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The dirty little secret about giving thanks

appreciation burnout gratitude healthcare senior living thanksgiving Nov 16, 2020

And the secret is… gift cards don’t make your team members feel appreciated!

I know, it’s shocking. And while gift cards are still considered “nice,” they just don’t convey meaningful appreciation for 95% of your team members. 95%!!!

And I’ll tell you why.

We’ve conducted focus groups with tens of thousands of family members, residents, and staff from organizations across the country, and we hear a definitive trend around how “leadership could do better.” One dietary aide said it best, “Don’t worry about the money that you pay me. Worry about how you treat me.

How you talk to me. How you listen to me. How you respect me. How you appreciate me.

For the workforce of senior living, appreciation is sustenance. Like air and water are for the physical body, appreciation is the sustenance for the soul, and in this case, it helps keep that physical body showing up shift after shift, day after day. If you need some expert confirmation of appreciation’s importance, Gallup says genuine appreciation needs to be given every seven days!

The sad truth is, many of the staff we meet with, and please keep in mind that these staff members work for high performingorganizations, feel underappreciated. And I don’t just mean during the holidays or during a pandemic. They feel underappreciated all the time! 

So, this is a great time to remind you that appreciation is funny. Not funny in a ha ha way, but tricky. Appreciation is felt in different ways by different people, and you might not be showing your team members appreciation in the right way, despite your wonderful intentions. The dirty little secret about giving thanks is, it’s not so easy to do it right!

Thank goodness our friend, Dr. Paul White, who we have written about before, (check out the guest blog he wrote for us), cowrote “The 5 languages of Appreciation in the Workplace” with Gary Chapman and has shed a lot of light on the subject of appreciation. The book focuses on the five languages of appreciation. They are:

  • Words of Affirmation
  • Quality Time
  • Acts of Service
  • Tangible Gifts
  • Personal Touch

According to “The 5 languages of Appreciation in the Workplace,” 45% of people feel appreciation through Words of Affirmation, giving people praise and saying thank you, while the remaining 55% will not feel appreciated by hearing a simple word of “thanks”. 

30% of people feel appreciation through Quality Time. This could mean carving out special one-on-one time with an individual to have coffee together or maybe a more COVID-friendly idea, a “masked” stroll and chat around campus.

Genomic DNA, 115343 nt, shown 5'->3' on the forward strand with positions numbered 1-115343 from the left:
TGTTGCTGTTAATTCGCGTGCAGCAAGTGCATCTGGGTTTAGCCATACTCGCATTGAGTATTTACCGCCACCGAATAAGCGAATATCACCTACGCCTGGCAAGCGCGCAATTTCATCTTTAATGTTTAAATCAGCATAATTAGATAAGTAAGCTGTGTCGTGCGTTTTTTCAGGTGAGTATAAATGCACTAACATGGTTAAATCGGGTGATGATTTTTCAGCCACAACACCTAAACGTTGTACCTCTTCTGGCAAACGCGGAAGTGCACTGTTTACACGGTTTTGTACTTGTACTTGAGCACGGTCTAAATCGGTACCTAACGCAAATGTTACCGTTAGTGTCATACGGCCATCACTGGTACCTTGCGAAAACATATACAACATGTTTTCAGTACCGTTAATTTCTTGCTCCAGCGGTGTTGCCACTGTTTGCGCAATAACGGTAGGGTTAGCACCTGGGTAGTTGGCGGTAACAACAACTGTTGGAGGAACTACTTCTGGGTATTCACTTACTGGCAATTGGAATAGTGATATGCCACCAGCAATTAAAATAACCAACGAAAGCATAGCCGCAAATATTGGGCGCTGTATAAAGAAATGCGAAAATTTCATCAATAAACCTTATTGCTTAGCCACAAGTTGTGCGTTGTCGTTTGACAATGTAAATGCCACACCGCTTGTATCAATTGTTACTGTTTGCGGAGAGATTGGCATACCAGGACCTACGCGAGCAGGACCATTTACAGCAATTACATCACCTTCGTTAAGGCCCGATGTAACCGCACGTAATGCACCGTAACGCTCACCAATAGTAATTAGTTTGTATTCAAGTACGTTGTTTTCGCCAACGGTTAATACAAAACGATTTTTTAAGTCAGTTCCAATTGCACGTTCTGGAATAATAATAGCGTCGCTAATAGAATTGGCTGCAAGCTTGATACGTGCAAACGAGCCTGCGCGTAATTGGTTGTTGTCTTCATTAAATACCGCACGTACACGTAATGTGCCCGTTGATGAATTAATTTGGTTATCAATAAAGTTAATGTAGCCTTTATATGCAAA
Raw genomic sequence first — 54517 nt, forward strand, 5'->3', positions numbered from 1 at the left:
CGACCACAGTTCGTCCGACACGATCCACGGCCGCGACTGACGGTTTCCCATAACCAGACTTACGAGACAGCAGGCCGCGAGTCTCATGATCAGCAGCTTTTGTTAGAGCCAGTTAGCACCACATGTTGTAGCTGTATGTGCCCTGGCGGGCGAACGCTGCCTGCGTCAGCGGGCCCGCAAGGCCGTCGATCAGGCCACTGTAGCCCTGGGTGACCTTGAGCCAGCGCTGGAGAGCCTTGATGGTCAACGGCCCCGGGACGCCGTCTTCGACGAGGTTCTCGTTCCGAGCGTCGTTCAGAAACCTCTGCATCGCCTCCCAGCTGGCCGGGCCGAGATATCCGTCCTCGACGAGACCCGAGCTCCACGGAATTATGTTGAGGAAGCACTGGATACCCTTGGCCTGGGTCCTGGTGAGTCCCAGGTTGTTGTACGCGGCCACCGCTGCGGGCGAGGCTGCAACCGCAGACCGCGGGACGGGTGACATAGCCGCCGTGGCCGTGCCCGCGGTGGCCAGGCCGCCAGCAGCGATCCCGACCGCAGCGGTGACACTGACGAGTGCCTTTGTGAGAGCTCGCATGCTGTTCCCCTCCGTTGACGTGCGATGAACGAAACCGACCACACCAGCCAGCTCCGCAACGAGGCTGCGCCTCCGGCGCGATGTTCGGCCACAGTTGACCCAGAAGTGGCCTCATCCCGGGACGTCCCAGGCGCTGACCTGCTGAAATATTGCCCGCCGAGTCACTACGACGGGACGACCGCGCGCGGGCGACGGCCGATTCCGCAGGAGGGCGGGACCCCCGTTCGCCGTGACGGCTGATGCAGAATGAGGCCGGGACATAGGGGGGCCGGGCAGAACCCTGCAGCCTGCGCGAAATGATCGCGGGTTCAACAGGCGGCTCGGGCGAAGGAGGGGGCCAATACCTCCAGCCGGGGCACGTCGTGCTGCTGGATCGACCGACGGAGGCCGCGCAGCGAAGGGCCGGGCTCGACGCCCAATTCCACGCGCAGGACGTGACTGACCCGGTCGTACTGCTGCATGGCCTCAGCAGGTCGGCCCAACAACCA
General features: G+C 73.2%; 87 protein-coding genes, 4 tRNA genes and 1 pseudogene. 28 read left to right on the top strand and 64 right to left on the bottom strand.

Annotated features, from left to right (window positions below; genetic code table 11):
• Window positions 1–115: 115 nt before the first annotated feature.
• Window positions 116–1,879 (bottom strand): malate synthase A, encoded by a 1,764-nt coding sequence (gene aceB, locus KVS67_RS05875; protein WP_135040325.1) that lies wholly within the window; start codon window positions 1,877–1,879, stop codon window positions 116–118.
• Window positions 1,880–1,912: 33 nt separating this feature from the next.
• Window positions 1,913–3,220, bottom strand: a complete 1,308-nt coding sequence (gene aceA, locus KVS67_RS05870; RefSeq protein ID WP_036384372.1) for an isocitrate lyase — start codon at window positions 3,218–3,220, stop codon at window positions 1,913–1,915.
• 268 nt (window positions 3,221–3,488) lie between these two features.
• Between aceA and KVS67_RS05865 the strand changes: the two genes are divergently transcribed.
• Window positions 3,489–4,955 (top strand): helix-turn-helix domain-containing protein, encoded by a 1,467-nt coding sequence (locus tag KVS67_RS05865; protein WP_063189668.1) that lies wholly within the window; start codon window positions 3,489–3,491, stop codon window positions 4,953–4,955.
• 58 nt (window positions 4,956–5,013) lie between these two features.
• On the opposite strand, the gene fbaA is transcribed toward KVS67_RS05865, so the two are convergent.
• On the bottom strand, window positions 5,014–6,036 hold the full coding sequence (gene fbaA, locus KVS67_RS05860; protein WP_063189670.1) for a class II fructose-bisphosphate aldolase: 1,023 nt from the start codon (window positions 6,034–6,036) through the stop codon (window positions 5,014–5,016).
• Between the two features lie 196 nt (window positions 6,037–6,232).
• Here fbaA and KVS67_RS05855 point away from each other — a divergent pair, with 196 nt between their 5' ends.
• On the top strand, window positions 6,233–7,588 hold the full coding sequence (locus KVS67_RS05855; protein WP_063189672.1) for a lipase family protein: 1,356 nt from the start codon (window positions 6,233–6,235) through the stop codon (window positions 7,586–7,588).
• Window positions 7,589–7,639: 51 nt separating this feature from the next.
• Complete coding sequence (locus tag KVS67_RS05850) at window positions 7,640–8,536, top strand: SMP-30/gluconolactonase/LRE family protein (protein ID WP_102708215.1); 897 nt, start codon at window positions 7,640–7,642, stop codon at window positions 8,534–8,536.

20% of people feel appreciated through Acts of Service. One of our clients decided the best way to show their CNAs appreciation was to give them a helping hand! Five administrative staff and two support staff became CNAs via The Administrative Certified Nursing Aide (ACNA), in addition to their regular roles, so they could better assist CNAs by answering call bells when needed. How cool is that? Another client held an employee appreciation car wash where all the top leaders washed the team members’ cars. 

And here is the real shocker. Only 5% of people feel appreciated by receiving Tangible Gifts. So while people may gladly accept a bonus or gift card around the holidays, don’t be fooled into thinking they feel appreciated by the gesture. They might appreciate the extra financial support, but that doesn’t always translate into feeling appreciated or valued for the work they do. 

Physical Touch actually isn’t included in this equation because the authors decided not to make “touch” a focus in the workplace, but I still like to mention it because physical touch is so important to our residents. A pat on the shoulder, or a gentle touch of the hand, can really go a long way in showing your residents that they are appreciated (and loved!). Just something to keep in mind. 

Give (Impactful and Meaningful) Thanks!

As you plan your holiday events and employee appreciation programs, try to consider how people feel appreciated and what you can do differently this year as a leader to really try to reach as many people as possible to show your appreciation—now and into the new year. The best part, you’ll be modeling the way as a leader and supporting a culture where your team members will show their appreciation for others as well.    

You may be thinking, how do I know what type of appreciation each person responds best to? The answer is, talk to them and try each kind out! You can never go wrong by giving special attention to each member of your team in order to get to know them better. And trying to appreciate them using various techniques will only make them see how genuinely dedicated you are to their happiness and fulfillment. And that is truly giving thanks.

While we are at it, thank you for all the wonderful work you do to give our seniors the very best life. It’s one of our favorite parts of our job, to tell you that we appreciate all you do. Because we sincerely do! 


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